FILE – A COVID-19 vaccine being prepared. (Olivia Sullivan/Sound Publishing)
B.C. seniors 80 years and older to get COVID vaccine details over next 2 weeks: Henry

Province is expanding vaccine workforce as officials ramp up age-based rollout

Chris Paulson of Burns Lake took a quick selfie with a lynx over the weekend of Feb. 20-22, 2021, after the wild cat was found eating some of his chickens. (Chris Paulson/Facebook)
VIDEO: Burns Lake man grabs lynx by scruff after chickens attacked

‘Let’s see the damage you did, buddy,’ Chris Paulson says to the wild cat

Langley resident Carrie MacKay shared a video showing how stairs are a challenge after spending weeks in hospital battling COVID-19 (Special to Langley Advance Times)
VIDEO: Stairs a challenge for B.C. woman who chronicled COVID-19 battle

‘I can now walk for six (to) 10 minutes a day’

FILE – Oshawa Generals forward Anthony Cirelli, left, shoots and scores his team’s first goal against Kelowna Rockets goalie Jackson Whistle during second period action at the Memorial Cup final in Quebec City on Sunday, May 31, 2015. THE CANADIAN PRESS/Jacques Boissinot
B.C. government approves plan in principle to allow WHL to resume in the province

League includes Kamloops Blazers, Kelowna Rockets, Prince George Cougars, Vancouver Giants, Victoria Royals

The fundraising effort to purchase 40 hectares west of Cottonwood Lake announced its success this week. Photo: Submitted
Nelson society raises $400K to save regional park from logging project

The Nelson community group has raised $400,000 to purchase 40 hectares of forest

AstraZeneca’s vaccine ready for use at the vaccination centre in Apolda, Germany, Sunday, Feb. 28, 2021. THE CANADIAN PRESS/Michael Reichel/dpa via AP
National panel advises against using Oxford-AstraZeneca’s COVID-19 vaccine on seniors

NACI panel said vaccines from Pfizer and Moderna are preferred for seniors ‘due to suggested superior efficacy’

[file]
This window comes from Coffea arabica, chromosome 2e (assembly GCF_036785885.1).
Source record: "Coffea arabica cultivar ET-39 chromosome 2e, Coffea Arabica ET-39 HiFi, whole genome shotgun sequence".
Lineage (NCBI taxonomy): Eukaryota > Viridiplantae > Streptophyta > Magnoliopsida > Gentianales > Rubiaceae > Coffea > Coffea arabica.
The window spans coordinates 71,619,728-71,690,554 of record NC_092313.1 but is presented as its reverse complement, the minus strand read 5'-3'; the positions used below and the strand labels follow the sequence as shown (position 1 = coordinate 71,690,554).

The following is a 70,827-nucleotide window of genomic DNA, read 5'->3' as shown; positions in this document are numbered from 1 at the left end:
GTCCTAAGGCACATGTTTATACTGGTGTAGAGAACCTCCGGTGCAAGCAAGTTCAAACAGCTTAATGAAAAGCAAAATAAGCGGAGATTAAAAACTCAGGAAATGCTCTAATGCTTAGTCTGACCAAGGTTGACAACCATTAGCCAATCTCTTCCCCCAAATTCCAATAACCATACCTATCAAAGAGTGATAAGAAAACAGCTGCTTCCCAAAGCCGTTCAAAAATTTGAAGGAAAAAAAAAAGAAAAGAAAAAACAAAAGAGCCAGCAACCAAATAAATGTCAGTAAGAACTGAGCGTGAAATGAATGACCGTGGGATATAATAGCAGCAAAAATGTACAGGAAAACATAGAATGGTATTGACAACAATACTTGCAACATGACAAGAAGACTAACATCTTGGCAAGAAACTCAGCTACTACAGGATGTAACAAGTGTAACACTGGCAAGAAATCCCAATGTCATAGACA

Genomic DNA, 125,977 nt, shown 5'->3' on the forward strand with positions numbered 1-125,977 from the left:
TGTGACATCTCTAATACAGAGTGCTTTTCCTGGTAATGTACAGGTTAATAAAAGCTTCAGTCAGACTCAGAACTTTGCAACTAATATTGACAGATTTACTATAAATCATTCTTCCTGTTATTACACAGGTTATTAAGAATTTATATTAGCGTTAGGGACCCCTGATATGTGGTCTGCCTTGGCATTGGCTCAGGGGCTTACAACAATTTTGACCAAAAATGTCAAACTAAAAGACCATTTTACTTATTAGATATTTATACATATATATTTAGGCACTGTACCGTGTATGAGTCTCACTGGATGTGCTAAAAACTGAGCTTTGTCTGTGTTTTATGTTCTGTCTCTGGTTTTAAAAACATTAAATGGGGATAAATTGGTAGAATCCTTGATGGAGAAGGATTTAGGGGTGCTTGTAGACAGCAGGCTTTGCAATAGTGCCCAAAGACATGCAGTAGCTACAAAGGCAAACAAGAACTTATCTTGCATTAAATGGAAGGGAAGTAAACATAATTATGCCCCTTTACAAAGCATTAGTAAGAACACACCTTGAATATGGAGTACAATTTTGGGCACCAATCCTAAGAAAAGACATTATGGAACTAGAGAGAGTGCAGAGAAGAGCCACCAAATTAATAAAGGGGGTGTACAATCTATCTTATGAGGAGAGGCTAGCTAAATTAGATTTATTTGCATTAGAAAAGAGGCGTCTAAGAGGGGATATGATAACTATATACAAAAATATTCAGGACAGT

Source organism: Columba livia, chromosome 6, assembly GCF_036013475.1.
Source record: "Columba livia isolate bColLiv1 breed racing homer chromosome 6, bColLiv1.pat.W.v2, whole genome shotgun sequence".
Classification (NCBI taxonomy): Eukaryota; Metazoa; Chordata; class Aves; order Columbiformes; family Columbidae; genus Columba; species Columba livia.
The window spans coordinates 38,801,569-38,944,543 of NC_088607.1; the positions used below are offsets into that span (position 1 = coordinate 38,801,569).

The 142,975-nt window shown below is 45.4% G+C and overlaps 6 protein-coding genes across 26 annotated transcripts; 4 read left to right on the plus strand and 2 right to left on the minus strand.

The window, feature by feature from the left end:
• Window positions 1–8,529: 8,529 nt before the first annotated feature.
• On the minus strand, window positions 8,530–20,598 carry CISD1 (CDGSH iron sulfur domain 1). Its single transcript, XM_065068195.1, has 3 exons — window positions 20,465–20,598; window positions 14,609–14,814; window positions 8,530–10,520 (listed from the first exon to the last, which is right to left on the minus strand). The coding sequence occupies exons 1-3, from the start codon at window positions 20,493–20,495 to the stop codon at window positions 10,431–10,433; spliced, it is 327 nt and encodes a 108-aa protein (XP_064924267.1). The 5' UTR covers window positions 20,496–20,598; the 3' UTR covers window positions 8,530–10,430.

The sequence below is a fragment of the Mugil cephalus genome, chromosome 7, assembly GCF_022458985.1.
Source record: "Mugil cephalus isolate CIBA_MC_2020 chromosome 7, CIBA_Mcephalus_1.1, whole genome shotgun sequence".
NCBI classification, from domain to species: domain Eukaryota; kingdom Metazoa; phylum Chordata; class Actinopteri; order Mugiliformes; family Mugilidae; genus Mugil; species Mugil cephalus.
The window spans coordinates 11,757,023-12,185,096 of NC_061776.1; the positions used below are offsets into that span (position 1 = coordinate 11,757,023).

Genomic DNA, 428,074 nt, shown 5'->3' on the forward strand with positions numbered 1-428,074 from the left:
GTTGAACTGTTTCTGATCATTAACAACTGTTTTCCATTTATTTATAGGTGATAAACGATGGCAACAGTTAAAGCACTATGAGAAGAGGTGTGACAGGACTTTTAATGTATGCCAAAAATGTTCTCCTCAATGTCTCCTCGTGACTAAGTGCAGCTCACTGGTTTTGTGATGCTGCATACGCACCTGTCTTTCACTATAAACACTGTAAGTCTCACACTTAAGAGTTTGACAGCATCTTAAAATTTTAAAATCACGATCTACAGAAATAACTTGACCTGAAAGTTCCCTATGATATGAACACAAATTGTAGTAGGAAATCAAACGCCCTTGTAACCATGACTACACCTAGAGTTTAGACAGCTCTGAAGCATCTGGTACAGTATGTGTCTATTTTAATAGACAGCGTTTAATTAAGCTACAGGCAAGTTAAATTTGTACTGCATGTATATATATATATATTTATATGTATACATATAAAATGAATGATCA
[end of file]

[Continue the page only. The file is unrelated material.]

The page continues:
A public health order has extended the types of health care professionals who can give the COVID-19 vaccine. (Photo courtesy of CHI Franciscan)
‘It’s great that midwives are included’ in rollout of B.C.’s COVID vaccine plan, says college

The order will help the province staff the mass vaccination clinics planned for April

Shipping containers are seen at the Fairview Cove Container Terminal in Halifax on Friday, Aug. 25, 2017. THE CANADIAN PRESS/Andrew Vaughan
Canadian economy contracted 5.4 per cent in 2020, worst year on record

Drop was largely due to shutdowns in the spring as COVID began to spread

Join Black Press Media and Do Some Good
Join Black Press Media and Do Some Good

Pay it Forward program supports local businesses in their community giving

The Nanaimo Clippers in action at Frank Crane Arena in early 2020. (News Bulletin file photo)
Nanaimo Clippers for sale, owner says hockey won’t be back to normal any time soon

Wes Mussio says he’s had numerous inquiries about the junior A club already

Provincial health officer Dr. Bonnie Henry updates B.C.’s coronavirus situation, May 8, 2020. (B.C. government photo)
B.C.’s weekend COVID-19 cases: 532 Saturday, 508 Sunday, 438 Monday

Fraser Health still has most, eight more coronavirus deaths

Most Read